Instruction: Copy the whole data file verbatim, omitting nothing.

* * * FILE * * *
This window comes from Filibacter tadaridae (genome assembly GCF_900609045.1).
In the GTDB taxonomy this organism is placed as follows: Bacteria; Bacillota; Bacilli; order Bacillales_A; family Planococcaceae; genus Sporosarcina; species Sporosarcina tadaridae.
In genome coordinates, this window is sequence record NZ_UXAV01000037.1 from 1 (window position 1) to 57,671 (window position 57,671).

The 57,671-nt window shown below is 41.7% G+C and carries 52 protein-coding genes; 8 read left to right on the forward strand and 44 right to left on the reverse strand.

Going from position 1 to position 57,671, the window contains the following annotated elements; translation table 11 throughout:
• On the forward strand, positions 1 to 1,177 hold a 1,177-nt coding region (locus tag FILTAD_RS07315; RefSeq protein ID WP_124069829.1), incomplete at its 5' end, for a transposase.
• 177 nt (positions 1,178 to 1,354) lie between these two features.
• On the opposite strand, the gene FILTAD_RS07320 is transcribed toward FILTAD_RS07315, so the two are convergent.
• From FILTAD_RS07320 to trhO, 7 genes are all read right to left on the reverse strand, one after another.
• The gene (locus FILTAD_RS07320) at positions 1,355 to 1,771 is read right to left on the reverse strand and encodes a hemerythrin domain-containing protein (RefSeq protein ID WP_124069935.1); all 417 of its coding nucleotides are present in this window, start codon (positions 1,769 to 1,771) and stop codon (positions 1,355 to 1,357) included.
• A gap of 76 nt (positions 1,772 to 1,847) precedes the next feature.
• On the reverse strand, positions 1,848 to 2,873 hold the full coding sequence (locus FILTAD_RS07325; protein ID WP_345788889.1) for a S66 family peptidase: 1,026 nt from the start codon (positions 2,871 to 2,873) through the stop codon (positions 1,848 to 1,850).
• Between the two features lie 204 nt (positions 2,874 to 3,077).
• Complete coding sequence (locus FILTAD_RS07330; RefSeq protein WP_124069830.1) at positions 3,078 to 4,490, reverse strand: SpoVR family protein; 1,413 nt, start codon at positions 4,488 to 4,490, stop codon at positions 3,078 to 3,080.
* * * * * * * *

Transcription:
This window comes from Filibacter tadaridae (genome assembly GCF_900609045.1).
In the GTDB taxonomy this organism is placed as follows: Bacteria; Bacillota; Bacilli; order Bacillales_A; family Planococcaceae; genus Sporosarcina; species Sporosarcina tadaridae.
In genome coordinates, this window is sequence record NZ_UXAV01000037.1 from 1 (window position 1) to 57,671 (window position 57,671).

The 57,671-nt window shown below is 41.7% G+C and carries 52 protein-coding genes; 8 read left to right on the forward strand and 44 right to left on the reverse strand.

Going from position 1 to position 57,671, the window contains the following annotated elements; translation table 11 throughout:
• On the forward strand, positions 1 to 1,177 hold a 1,177-nt coding region (locus tag FILTAD_RS07315; RefSeq protein ID WP_124069829.1), incomplete at its 5' end, for a transposase.
• 177 nt (positions 1,178 to 1,354) lie between these two features.
• On the opposite strand, the gene FILTAD_RS07320 is transcribed toward FILTAD_RS07315, so the two are convergent.
• From FILTAD_RS07320 to trhO, 7 genes are all read right to left on the reverse strand, one after another.
• The gene (locus FILTAD_RS07320) at positions 1,355 to 1,771 is read right to left on the reverse strand and encodes a hemerythrin domain-containing protein (RefSeq protein ID WP_124069935.1); all 417 of its coding nucleotides are present in this window, start codon (positions 1,769 to 1,771) and stop codon (positions 1,355 to 1,357) included.
• A gap of 76 nt (positions 1,772 to 1,847) precedes the next feature.
• On the reverse strand, positions 1,848 to 2,873 hold the full coding sequence (locus FILTAD_RS07325; protein ID WP_345788889.1) for a S66 family peptidase: 1,026 nt from the start codon (positions 2,871 to 2,873) through the stop codon (positions 1,848 to 1,850).
• Between the two features lie 204 nt (positions 2,874 to 3,077).
• Complete coding sequence (locus FILTAD_RS07330; RefSeq protein WP_124069830.1) at positions 3,078 to 4,490, reverse strand: SpoVR family protein; 1,413 nt, start codon at positions 4,488 to 4,490, stop codon at positions 3,078 to 3,080.